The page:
Date: 9th February, 2015 | Author: Chris Laughton | Comments: 0
Tinkering would seem to describe the current legislative approach to insolvency – rarely a good model for effectiveness and efficiency. Separate corporate and individual insolvency licensing is an astonishingly wasteful and regulatory introduction in the Deregulation Bill,
The crass removal in the Small Business Enterprise and Employment Bill of insolvency practitioners’ ability to convene a physical creditors meeting (without significant creditor support) is inefficient and costly – again the opposite of what was apparently intended. We will lose many opportunities to obtain information from and engage with the creditors in whose interests we act. We will also face enquiry and hostility from creditors who have lost money, who are deprived of the opportunity of challenging those responsible and who cannot fully participate in meetings by telephone or video link.
Another challenge is likely to be getting to grips with the Insolvency Rules 2015 (although they are not expected to come into force until the following year).
Then there are the lost opportunities to address the conflicts between employment and the rescue culture, not to mention the creeping extension of the reach of insolvency expenses, when what is needed are better mechanisms to facilitate business rescue through insolvency procedures. The 1986 Insolvency Act was largely based on the Cork Report and although not all the recommendations of Sir Kenneth Cork’s committee found their way onto the statute book, we did at least have a reasonably co-ordinated and cohesive approach to the whole subject. Since then we have seen an increasing mish-mash of half-baked policy, poorly implemented and with little real consultation. However, insolvency reform is not a vote winner and the situation is unlikely to change any time soon.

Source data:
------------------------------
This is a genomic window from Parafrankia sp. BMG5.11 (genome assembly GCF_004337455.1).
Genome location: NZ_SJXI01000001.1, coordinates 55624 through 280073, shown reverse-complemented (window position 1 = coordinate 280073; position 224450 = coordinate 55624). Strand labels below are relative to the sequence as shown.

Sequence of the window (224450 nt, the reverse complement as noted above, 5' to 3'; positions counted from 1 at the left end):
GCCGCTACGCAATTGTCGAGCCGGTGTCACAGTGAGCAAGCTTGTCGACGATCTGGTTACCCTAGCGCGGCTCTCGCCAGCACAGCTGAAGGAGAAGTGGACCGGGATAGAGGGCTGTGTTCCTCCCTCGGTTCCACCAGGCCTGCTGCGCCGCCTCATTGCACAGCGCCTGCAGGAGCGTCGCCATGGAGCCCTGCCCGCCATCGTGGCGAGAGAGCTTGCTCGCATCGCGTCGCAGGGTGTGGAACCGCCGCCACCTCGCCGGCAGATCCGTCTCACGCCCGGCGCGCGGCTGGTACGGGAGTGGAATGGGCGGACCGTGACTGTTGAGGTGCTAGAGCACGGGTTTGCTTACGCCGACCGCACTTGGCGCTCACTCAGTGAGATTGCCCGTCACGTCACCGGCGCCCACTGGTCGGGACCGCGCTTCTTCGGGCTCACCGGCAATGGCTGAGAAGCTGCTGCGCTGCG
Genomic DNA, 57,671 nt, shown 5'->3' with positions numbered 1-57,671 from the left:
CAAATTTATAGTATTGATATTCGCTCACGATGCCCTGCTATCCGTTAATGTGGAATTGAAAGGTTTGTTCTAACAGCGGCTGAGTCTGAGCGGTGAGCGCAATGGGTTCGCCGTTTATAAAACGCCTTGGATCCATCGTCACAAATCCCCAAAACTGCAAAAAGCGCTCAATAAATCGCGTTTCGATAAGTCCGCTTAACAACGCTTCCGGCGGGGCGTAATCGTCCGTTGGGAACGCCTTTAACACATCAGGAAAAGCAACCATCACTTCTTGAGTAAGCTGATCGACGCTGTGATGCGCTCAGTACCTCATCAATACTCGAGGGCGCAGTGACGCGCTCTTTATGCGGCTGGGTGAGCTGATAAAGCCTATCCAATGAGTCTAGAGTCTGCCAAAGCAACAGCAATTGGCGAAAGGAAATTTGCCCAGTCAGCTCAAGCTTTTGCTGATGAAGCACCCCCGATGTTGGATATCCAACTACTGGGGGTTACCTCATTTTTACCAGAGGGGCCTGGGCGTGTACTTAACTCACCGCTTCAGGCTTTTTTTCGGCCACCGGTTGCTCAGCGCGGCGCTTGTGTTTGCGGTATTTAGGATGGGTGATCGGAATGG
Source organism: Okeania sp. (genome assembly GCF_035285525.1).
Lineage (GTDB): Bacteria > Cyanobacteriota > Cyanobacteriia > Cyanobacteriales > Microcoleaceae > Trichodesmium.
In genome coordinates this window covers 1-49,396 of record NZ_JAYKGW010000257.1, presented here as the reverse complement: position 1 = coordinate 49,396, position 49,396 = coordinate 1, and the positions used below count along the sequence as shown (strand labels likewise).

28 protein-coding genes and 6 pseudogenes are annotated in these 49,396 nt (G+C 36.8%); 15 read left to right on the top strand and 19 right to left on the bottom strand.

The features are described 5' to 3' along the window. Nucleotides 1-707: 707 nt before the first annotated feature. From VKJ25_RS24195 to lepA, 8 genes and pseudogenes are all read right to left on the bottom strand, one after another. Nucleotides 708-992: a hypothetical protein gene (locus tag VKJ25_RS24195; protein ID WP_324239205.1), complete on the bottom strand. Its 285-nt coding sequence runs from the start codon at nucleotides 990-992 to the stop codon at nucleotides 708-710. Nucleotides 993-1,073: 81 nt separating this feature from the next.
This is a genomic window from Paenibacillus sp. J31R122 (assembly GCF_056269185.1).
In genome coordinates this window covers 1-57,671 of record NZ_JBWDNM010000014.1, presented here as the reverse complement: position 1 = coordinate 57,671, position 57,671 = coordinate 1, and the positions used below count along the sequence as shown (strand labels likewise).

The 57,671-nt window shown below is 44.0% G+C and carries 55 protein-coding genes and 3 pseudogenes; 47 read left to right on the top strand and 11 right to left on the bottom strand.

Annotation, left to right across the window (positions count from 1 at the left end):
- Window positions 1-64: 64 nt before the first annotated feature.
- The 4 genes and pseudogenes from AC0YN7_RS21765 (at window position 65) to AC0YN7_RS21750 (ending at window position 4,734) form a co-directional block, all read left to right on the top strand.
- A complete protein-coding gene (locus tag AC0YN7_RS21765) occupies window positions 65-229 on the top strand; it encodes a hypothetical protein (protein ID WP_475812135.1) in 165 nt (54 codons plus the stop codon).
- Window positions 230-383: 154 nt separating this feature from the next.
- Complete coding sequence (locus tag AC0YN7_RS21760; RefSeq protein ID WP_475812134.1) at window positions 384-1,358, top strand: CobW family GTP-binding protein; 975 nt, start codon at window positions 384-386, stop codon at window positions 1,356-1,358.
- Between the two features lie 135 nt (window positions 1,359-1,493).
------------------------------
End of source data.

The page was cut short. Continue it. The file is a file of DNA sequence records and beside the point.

Meanwhile, those of us in the insolvency profession must continue to seek to influence policy for the better. At the time of writing, encouraging your local MP to sign early day motion 673 to preserve the insolvency exemption from the Jackson litigation costs reforms would be a good place to start.
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